add     	eax,	8		;increment row0 counter
    	add      	ebx,	8		;increment row1 address
    	pmaddwd  	mm6,	TAPS1		;high b1
    	packssdw 	mm0,	mm4		;pack low and high b0
    	add      	ecx,	8		;increment b0 address
    	add      	edx,	8		;increment b1 address
    	pmaddwd  	mm7,	TAPS3		;high b3
    	packssdw  	mm1,	mm5		;pack low and high b2
    	movq     	[ecx], 	mm0		;store b0
    	packssdw 	mm2,	mm6		;pack low and high b1
    	add      	edi,	8		;inc b2 address early
    	add      	esi,	8		;inc b3 address early
    	movq     	[edx], 	mm2		;store b1
    	packssdw 	mm3,	mm7		;pack low and high b3
    	movq     	[edi], 	mm1		;store b2
    	movq     	[esi], 	mm3		;store b3
    	cmp      	eax,	ILOOP		;row0 addr = in loop lim?
    	jnz      	fwave			;jump if not end of row
    	add      	eax,	NCOL		;new row inc row0 addr 
    	add      	ebx,	NCOL		;new row inc row1 addr
    	mov    		ebp,	ILOOP		;old in loop lim
    	add     	ebp,	NCOLM2		;new in loop lim
    	mov    		ILOOP, 	ebp		;store new in loop lim
    	cmp     	eax,	OLOOP		;row0 addr = out loop lim?
    	jnz      	fwave	
    	pop    	  	edi
    	pop    	  	esi
    	pop    	  	edx
    	pop    	  	ecx
    	pop     	ebx
    	pop     	eax
    	pop     	ebp
    	ret      	0
    
    fwavemmx ENDP
    _TEXT ENDS	
    END
    

    4.2. Inverse 2x2 Haar Transform

    ;Inverse Haar wavelet transform for 2x2 block for composition
    ;Code reads four streams of 16-bit words and writes two quad-words,
    ;each with 8 byte values for two adjacent rows
    ;Calling program prototype is:
    ;void iwaveasm(
    ;	char * out,
    ;	int nrows,
    ;	int ncols,
    ;	short int * in0,
    ;	short int * in1,
    ;	short int * in2,
    ;	short int * in3
    ;	)
    	TITLE 
    	.486P
    .model FLAT
    
    PUBLIC _iwavemmx
    
    DATA SEGMENT
    	NCOL   DD  ?
    	NROW   DD  ?
    	OLOOP  DD  ?
    	ASIZE  DD  
    	L2CNT  DD  ?
    DATA ENDS
    
    TEXT SEGMENT
    
    	outPtr$  = 8
    	rows$    = 12
    	cols$    = 16
    	in0Ptr$  = 20
    	in1Ptr$  = 24
    	in2Ptr$  = 28
    	in3Ptr$  = 32
    
    _iwavemmx PROC NEAR
    	push	ebp
    	mov	ebp, esp
    	push	eax
    	push	ebx
    	push	ecx
    	push	edx
    	push	esi
    	push	edi
    	mov	eax,	_rows$[ebp]	;number rows
    	mov	ebx,	_cols$[ebp]	;number columns
    	mov	NROW,	eax		;store number rows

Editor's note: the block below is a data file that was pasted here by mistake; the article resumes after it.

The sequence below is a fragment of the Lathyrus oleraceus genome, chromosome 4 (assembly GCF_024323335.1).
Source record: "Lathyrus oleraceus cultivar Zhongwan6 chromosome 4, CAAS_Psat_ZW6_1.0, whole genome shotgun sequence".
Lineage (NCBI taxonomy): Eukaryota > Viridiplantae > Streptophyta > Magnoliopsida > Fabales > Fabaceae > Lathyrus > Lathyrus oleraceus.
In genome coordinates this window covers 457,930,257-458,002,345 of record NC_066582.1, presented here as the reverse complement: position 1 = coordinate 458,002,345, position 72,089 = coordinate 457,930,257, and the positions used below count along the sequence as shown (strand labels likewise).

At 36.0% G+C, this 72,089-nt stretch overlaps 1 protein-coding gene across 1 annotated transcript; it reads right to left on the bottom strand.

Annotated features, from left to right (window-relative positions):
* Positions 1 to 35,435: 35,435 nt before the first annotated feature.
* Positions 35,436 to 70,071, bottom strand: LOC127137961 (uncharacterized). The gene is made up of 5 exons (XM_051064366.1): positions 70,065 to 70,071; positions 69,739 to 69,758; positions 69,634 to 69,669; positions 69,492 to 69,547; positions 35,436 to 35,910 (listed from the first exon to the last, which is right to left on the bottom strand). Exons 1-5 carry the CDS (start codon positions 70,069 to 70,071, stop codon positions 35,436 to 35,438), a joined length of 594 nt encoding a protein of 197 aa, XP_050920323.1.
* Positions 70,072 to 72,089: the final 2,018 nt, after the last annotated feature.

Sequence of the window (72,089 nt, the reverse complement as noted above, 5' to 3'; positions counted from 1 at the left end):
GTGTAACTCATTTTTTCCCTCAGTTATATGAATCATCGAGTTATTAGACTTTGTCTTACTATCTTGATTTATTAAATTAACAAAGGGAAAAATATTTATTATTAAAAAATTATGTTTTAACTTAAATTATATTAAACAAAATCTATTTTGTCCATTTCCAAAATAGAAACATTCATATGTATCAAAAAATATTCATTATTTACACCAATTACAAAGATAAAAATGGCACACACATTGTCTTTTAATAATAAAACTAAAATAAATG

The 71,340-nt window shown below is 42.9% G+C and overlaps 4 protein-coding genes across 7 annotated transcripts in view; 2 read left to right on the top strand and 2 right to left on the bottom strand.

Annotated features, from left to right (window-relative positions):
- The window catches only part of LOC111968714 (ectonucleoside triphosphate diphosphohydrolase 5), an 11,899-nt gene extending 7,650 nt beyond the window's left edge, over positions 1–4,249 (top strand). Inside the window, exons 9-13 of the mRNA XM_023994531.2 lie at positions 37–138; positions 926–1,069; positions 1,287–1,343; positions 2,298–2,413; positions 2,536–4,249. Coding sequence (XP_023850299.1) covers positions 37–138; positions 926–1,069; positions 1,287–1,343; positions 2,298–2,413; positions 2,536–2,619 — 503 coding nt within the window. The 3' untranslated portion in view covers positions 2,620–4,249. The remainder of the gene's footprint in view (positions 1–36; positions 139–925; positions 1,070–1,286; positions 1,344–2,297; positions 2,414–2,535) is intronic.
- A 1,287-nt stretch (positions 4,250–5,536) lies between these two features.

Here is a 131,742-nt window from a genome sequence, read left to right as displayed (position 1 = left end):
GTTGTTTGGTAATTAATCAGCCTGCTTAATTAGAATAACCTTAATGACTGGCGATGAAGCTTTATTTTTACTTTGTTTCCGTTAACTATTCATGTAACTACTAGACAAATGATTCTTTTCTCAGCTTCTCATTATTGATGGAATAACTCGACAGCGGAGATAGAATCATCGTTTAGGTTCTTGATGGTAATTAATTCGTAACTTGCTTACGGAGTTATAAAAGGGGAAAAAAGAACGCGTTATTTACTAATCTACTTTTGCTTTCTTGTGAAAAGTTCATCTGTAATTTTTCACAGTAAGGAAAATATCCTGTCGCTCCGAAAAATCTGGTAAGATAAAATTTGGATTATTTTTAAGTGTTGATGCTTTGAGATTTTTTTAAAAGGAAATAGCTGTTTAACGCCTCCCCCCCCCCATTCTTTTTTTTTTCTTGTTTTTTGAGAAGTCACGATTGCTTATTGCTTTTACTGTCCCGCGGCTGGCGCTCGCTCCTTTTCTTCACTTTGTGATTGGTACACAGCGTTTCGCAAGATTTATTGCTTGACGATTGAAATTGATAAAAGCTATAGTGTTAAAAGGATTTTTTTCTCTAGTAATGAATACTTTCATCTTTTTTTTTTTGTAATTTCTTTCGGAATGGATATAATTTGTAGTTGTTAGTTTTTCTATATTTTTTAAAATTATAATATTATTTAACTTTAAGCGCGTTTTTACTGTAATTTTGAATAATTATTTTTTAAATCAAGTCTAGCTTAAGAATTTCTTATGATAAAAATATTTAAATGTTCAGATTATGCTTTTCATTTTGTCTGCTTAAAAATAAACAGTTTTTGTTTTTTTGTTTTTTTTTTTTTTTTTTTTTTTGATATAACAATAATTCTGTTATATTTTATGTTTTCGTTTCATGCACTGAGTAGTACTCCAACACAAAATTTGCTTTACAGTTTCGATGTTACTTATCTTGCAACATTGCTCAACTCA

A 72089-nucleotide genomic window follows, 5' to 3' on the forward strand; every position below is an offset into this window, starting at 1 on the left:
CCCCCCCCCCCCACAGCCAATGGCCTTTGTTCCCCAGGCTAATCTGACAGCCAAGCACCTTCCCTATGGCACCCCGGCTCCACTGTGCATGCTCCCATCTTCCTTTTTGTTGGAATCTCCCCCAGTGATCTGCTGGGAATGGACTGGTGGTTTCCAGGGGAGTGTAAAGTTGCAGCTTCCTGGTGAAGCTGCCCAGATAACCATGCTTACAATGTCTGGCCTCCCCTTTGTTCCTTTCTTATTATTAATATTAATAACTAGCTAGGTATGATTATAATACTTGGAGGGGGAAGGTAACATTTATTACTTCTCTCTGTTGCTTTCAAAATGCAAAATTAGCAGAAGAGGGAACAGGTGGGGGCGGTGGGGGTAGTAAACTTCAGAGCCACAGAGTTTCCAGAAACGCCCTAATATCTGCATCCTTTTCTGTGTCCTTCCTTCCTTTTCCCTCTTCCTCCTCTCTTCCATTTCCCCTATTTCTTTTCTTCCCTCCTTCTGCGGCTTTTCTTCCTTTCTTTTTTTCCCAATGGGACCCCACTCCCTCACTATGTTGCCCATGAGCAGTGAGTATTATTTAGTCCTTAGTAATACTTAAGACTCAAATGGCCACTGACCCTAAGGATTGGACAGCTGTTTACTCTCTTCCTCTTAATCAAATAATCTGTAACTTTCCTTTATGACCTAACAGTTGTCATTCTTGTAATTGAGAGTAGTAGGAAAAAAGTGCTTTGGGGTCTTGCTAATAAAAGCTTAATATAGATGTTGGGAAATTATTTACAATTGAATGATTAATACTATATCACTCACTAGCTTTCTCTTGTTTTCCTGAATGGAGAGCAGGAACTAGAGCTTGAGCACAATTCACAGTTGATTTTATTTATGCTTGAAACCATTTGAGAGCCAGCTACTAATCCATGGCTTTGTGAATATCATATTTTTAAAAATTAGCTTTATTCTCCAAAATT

mov	NCOL,	ebx		;store number columns
    	mul	ebx			;output array size
    	mov	ASIZE, eax		;store output array size
    	shl	eax,1			;L2 count is twice row*col
    	mov	L2CNT, eax		;factor 2 bytes in short int
    	mov 	eax,	_in0Ptr$[ebp]	;pointer b0 out
    	mov	ebx,	_in1Ptr$[ebp]	;pointer b1 out
    	mov	ecx,	_in2Ptr$[ebp]	;pointer b2 out
    	mov	edx,	_in3Ptr$[ebp]	;pointer b3 out
    	mov 	edi,	_outPtr$[ebp]	;pointer to input array
    	mov 	esi,	edi		;copy input pointer  
    	add	esi,	NCOL		;address next row 
    	mov	ebp,	edi		;copy addr first row
    	add	ebp,	ASIZE		;make end outer loop
    	mov	OLOOP, ebp		;store end outer loop
    	mov	ebp,	NCOL		;inner loop counter
    	sub	esi,	8		;adjust row1 pointer
    
    iwave:
    	movq		mm0, 	[eax]		;load 4 b0's
    	pxor		mm6,	mm6		;0 in mm8
    	movq		mm1,	[ebx]		;load 4 b1's
    	movq		mm4,	mm0		;copy b0 into mm4
    	movq		mm2,	[ecx]		;load 4 b2's
    	paddw		mm0,	mm1		;b0 + b1 in mm0
    	movq		mm3,	[edx]		;load 4 b3's
    	movq		mm5,	mm2		;copy b2 into mm5
    	psubw		mm4,	mm1		;b0 - b1 in mm4
    	paddw		mm2,	mm3		;b2 + b3 in mm2
    	movq		mm1,	mm0		;b0 + b1 in mm1
    	psubw		mm5,	mm3 		;b2 - b3 in mm5
    	paddw		mm0,	mm2		;p0 = (b0+b1) + (b2+b3)
    	movq		mm3,	mm4		;b2 - b3 in mm3
    	psubw		mm1,	mm2		;p1 = (b0+b1) - (b2+b3)
    	psraw		mm0,	2		;p0/4
    	paddw		mm3,	mm5		;p2 = (b0-b1) + (b2=b3)
    	psraw		mm1,	2		;p1/4
    	psubw		mm4,	mm5		;p3 = (b0-b1)-(b2-b3)
    	add		eax,	8		;inc b0 index
    	psraw		mm3,	2		;p2/4
    	add		ebx,	8		;inc b1 index
    	psraw		mm4,	2		;p3/4
    	add		ecx,	8		;inc b2 index
    	packuswb	mm0,	mm1		;clamp p0 and p1
    	pxor		mm2,	mm2		;0 in mm2
    	packuswb	mm3,	mm4		;clamp p2 and p3
    	movq		mm1,	mm0		;clamped p0 adn p1 in mm1
    	punpcklbw	mm0,	mm2		;reorder with b0 in low byte
    	movq		mm4,	mm3		;clamped p2 and p3 into mm4
    	punpckhbw	mm2,	mm1		;reorder with p1 in high byte
    	paddw		mm0,	mm2		;reordered p0 and p1 in mm0
    	punpcklbw	mm3,	mm6		;reorder with p2 in low byte
    	add		esi,	8		;inc p2 and p3 index       
    	punpckhbw	mm6,	mm4		;reorder with p3 in high byte
    	movq		[edi],	mm0		;store 8 bytes p0 and p1
    	paddw		mm3,	mm6 		;reordered p2 and p3 in mm2
    	add		edx,	8		;inc b3 index
    	add		edi,	8		;inc p0 and p1 index
    	movq		[esi],	mm3		;store 8 bytes p2 and p3
    	sub		ebp,	8		;row0 addr = in loop lim
    	Jnz		iwave			;jump if not end of row
    	add		edi,	NCOL		;new row inc row0 addr 
    	add		esi,	NCOL		;new row inc row1 addr 
    	mov		ebp,	NCOL		;old in loop lim
    	cmp		edi,	OLOOP		;row0 addr = oout loop lim
    	Jnz		iwave
    	pop		edi
    	pop		esi	
    	pop		edx	
    	pop		ecx	
    	pop		ebx	
    	pop		eax	
    	pop		ebp
    	ret		0
    _iwavemmx ENDP
    _TEXT
    END